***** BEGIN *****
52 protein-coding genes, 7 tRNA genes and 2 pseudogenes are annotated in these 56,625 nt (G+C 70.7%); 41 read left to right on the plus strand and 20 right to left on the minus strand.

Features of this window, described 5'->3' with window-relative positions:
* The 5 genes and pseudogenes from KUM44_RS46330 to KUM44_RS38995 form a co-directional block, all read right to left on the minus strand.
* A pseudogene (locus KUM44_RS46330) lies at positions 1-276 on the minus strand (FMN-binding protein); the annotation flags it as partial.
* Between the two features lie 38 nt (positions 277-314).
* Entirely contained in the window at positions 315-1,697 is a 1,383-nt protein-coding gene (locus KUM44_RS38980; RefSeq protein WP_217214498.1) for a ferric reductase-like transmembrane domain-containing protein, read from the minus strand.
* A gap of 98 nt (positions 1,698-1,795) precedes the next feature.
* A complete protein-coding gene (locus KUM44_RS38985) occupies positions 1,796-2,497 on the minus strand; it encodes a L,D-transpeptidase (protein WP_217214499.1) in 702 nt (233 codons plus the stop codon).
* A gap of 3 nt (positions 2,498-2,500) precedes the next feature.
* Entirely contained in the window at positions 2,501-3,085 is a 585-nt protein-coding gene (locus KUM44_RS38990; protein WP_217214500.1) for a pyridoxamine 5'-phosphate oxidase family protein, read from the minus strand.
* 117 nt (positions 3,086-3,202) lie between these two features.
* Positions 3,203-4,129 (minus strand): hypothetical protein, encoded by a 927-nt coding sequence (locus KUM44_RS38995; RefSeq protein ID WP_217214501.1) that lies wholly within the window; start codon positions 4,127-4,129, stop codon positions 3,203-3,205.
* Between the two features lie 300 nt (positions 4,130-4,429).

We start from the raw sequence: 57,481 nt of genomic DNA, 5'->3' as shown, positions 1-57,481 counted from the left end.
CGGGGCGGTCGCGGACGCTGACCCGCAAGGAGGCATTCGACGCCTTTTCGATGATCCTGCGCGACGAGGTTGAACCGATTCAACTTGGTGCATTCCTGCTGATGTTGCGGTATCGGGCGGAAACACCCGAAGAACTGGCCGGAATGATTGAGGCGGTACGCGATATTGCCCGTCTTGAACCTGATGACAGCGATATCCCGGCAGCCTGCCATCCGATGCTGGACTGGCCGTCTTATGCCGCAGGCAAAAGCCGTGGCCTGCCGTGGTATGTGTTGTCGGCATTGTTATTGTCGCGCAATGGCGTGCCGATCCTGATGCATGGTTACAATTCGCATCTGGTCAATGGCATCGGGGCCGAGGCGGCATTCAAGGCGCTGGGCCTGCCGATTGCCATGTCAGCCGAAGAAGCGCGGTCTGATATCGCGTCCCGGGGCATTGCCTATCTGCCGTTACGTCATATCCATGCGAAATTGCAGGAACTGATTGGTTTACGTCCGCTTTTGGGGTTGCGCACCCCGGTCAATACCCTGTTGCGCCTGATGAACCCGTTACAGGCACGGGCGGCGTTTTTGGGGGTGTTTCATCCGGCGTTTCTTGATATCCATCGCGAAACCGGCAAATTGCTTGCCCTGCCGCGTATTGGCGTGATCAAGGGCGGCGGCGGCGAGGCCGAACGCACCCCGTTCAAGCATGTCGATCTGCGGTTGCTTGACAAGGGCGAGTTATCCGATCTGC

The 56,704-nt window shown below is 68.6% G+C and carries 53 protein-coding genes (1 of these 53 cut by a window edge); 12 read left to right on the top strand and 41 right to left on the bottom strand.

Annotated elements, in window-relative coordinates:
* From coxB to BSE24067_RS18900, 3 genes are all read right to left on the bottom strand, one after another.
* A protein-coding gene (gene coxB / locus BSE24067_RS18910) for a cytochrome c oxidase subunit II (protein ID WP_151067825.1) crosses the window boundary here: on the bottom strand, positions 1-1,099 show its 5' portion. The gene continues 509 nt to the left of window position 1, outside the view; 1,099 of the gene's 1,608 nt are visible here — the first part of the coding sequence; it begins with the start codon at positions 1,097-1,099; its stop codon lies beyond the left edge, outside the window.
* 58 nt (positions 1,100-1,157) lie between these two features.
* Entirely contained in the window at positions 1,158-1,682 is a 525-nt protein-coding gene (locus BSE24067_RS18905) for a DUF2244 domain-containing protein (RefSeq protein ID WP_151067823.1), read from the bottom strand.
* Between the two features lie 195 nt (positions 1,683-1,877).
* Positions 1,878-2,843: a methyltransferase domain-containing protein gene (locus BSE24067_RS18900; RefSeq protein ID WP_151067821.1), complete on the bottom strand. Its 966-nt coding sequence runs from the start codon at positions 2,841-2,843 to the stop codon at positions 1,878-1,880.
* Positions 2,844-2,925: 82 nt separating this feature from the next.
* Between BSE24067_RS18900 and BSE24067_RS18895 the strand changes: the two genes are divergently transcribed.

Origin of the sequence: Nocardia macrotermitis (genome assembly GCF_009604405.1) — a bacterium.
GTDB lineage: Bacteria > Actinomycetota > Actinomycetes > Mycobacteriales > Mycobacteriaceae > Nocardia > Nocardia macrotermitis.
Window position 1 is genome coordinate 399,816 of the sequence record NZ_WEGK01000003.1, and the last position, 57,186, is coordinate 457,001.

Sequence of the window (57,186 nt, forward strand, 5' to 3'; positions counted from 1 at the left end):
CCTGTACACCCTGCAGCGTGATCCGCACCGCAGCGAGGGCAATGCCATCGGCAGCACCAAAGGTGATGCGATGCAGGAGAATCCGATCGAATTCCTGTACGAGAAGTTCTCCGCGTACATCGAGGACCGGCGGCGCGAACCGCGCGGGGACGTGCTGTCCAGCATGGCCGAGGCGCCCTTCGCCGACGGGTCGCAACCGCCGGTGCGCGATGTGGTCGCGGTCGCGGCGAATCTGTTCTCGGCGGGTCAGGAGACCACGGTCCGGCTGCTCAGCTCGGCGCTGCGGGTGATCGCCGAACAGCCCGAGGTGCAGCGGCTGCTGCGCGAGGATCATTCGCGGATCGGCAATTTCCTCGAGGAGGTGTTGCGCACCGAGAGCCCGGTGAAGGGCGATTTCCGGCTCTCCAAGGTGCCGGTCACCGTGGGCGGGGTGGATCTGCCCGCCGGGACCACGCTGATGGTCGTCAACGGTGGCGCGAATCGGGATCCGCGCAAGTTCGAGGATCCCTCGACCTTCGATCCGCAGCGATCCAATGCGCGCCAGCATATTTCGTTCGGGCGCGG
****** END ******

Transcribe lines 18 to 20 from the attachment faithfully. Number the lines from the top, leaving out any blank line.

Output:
* From coxB to BSE24067_RS18900, 3 genes are all read right to left on the bottom strand, one after another.
* A protein-coding gene (gene coxB / locus BSE24067_RS18910) for a cytochrome c oxidase subunit II (protein ID WP_151067825.1) crosses the window boundary here: on the bottom strand, positions 1-1,099 show its 5' portion. The gene continues 509 nt to the left of window position 1, outside the view; 1,099 of the gene's 1,608 nt are visible here — the first part of the coding sequence; it begins with the start codon at positions 1,097-1,099; its stop codon lies beyond the left edge, outside the window.
* 58 nt (positions 1,100-1,157) lie between these two features.